8 Must-Eat Fermented Foods

Whether you’re a vegetarian or a vegan or just want to eat healthier and more nutritious food, you’ll also find that fermented foods can be a real treat! From the obvious (just to soothe those who might be new to the topic) to the exotic – here are eight must-eat fermented delicacies. Read more »


Why You Should Add Fermented Foods to Your Weight Loss Program

Have you ever wondered why it’s so hard for many of us to lose weight?

You might say that you think something is wrong with your metabolism, and there’s a good chance you’re on the right track. But how did your metabolism get into this state in the first place, and how can fermented foods help to get it back on track? Read more »


Fermented Foods and Rosacea: The Gut-Skin Connection

If you suffer from Rosacea, a skin condition that causes redness and the development of pus-filled bumps on the skin, you might have come to believe that it’s just something you have to live with. Good news! You don’t have to live with Rosacea any more. Balancing your gut flora by eating foods rich in probiotics may signal the end of your rosacea woes.

The gut-brain-skin axis

If you’re eating a lot of processed foods or are suffering from stress, your digestion slows down and the good bacteria in your gut begin to die off. This creates an opportunity for bad bacteria to take over, creating an imbalance in your gut. Your stomach lining replaces itself every day, but in an unhealthy gut with the wrong pH and the wrong combination of microbes, the stomach lining begins to thin, eventually resulting in ‘leaky gut syndrome’. Toxins that would not normally be able to pass through the stomach lining now enter the bloodstream causing a variety of inflammatory conditions including outbreaks of Rosacea.

Treating rosacea

Most dermatologist prescribe rosacea creams to clear up the condition, and some of them even include probiotics that can be applied externally, but what you really need to do is to get down to the root cause of the problem. Eliminate the cause and you can eliminate the symptoms of rosacea once and for all.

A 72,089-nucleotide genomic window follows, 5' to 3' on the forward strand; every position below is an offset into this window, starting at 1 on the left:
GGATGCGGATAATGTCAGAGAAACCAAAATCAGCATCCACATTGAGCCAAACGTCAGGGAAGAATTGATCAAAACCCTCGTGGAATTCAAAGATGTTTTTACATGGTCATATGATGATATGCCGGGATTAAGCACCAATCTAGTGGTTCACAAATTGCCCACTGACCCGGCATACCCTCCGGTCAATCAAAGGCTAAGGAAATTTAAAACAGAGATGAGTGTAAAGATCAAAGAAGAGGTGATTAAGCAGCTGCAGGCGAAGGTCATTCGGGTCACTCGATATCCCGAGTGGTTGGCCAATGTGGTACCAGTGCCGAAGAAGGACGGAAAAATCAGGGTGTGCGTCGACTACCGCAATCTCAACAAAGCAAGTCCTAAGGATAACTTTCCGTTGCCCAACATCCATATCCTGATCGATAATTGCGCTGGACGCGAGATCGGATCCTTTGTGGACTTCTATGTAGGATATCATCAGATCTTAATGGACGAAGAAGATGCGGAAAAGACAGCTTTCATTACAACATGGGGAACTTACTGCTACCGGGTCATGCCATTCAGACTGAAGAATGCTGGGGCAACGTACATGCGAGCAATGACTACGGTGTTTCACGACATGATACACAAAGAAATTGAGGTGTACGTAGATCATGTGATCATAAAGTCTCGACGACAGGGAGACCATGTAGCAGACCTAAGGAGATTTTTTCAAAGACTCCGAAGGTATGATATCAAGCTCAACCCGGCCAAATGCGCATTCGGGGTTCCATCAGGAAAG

A scientific study conducted in Korea tested the effect of probiotics on rosacea in 56 patients and found that their acne lesions were significantly reduced and their skin became less oily over a 12 week period.

In Italy, rosacea patients were given a topical treatment and probiotics and the result was compared to a group that used topical treatments only. There was a significantly greater improvement in those patients who took probiotics.

Of course, you could use probiotics you buy at the pharmacy, but you’ll get a much bigger dose of probiotics every time you eat fermented food. The natural way of doing things is very often the best possible way!

What the American Academy of Dermatology advises

Members of the AAD are excited by the new evidence that getting a good balance of healthy bacteria in your stomach can cure or reduce rosacea. No specific new medications are registered for this purpose yet. In the meantime, the organization recommends that we include plenty of foods with live active cultures in our diets and combine this strategy with rosacea creams.

The link between rosacea and your gut flora is being investigated more closely, and it is believed that probiotic foods may well have a role to play in the treatment of acne and eczema.


It seems as if every day, more and more studies and discoveries are showing how important healthy gut flora are to our health. Modern lifestyles adversely affect our inner ecosystem of bacteria, and the best way to restore the balance is by eating fermented foods. To help your body restore this balance, avoid processed foods and try to reduce your stress levels!

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Fermented Food for Beginners

Eating fermented food might sound really gross, but many foods that we enjoy on a daily basis are actually fermented. However, most of these are pasteurized, and as a result they have lost most of their goodness. For example, we eat yoghurt without flinching, but yoghurt is really just fermented milk! Many delicacies from around the world are based on the principle of fermentation. Nowadays we have refrigeration to keep food fresh, so why should we use fermentation?